Even the Grinch recognizes a great holiday sale when he sees it.
The Commerce Department recently reported core November U.S. retail sales rose 0.2%, representing the 11th consecutive month of positive growth. But it also represented the smallest rise since June of this year, and the results came in at exactly half the growth of analyst expectations.
It was a cold splash of water to the face of optimists. Retail analysts were cackling a few weeks ago that Black Friday sales had surpassed all expectations, with sales up 6.6% from 2010 to $11.4 billion, the largest amount ever recorded. Foot traffic rose 5.1% from a year ago, and the rose-colored-glasses crowd said the economy was back on track.
So why the apparent discrepancy between then and now? Well, the disappointing recent retail sales figures give us a glimpse into the full story: Consumers were hell-bent on holiday gift shopping and blew off everything else in their lives like, you know, food.
Click to EnlargeConsidering electronics actually was one of the biggest gainers, it was a shocker for many to see that Best Buy (NYSE:BBY) reported third-quarter earnings far short of expectations last week. Shares tanked 15% on the news.
I had recommended shorting the electronics retailer the prior week. Best Buy was a great store in the pre-Internet age, but since 2005 it has lost its way, and shares have come down by 50% — and are headed still lower.
Click to Enlarge You really have to cut through the hype to see what’s happening. Best Buy reported a 7% increase in same-store sales for the promotions on Black Friday, but that was it. After that, shoppers stayed away.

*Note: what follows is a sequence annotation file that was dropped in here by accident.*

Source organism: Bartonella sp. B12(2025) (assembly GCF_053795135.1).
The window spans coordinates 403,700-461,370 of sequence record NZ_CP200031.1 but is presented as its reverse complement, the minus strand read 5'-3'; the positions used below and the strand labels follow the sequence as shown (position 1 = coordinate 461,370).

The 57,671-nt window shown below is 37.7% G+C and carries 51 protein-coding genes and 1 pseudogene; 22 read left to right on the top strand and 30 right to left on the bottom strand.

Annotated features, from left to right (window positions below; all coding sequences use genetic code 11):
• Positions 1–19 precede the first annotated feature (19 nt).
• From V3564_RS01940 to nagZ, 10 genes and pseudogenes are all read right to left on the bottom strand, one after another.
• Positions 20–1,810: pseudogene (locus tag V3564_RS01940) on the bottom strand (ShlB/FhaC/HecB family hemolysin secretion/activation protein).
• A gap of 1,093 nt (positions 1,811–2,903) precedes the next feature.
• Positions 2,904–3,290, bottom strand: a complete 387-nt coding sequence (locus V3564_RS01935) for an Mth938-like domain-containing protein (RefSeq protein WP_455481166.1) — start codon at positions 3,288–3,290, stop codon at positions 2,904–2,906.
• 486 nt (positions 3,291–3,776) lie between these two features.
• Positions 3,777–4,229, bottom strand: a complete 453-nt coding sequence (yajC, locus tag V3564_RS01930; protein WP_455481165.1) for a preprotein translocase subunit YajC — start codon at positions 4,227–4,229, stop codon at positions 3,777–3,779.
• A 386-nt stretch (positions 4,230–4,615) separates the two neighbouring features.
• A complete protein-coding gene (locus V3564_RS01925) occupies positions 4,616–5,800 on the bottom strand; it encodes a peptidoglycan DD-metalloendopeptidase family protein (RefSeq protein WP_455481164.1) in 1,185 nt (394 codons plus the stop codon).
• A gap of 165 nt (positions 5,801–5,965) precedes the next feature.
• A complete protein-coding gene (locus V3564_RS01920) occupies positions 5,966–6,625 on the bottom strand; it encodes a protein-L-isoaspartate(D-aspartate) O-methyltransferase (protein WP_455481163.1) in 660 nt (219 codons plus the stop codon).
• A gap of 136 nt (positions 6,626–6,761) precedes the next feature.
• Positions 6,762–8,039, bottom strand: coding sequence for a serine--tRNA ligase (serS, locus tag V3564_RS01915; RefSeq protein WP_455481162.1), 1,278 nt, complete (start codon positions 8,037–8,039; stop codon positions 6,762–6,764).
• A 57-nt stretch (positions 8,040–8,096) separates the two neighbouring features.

Earnings were 14% below last year’s results and eight percentage points below consensus expectations. Gross margins came in below expectations while overall sales and foot traffic were better than expected. This points to huge sales discounts to help drive revenues, but to the detriment of margins. This is the central problem for all retail.
On the conference call, Best Buy chief financial officer James L. Muehlbauer admitted that consumers have been very price-conscious. This forced the chain to cut prices, which smashed margins. Alan Rifkin, a Barclay’s analyst, told clients this is the wave of the future.
Bottom line: Unless marketers can invent a holiday in which people want to buy expensive stuff at full price (hello, Valentine’s Day!) consumers are not going to be the savior of this economy.
Jon Markman operates the investment firm Markman Capital Insights. He also writes a daily trading newsletter, Trader’s Advantage, and a long-term investment service, Strategic Advantage.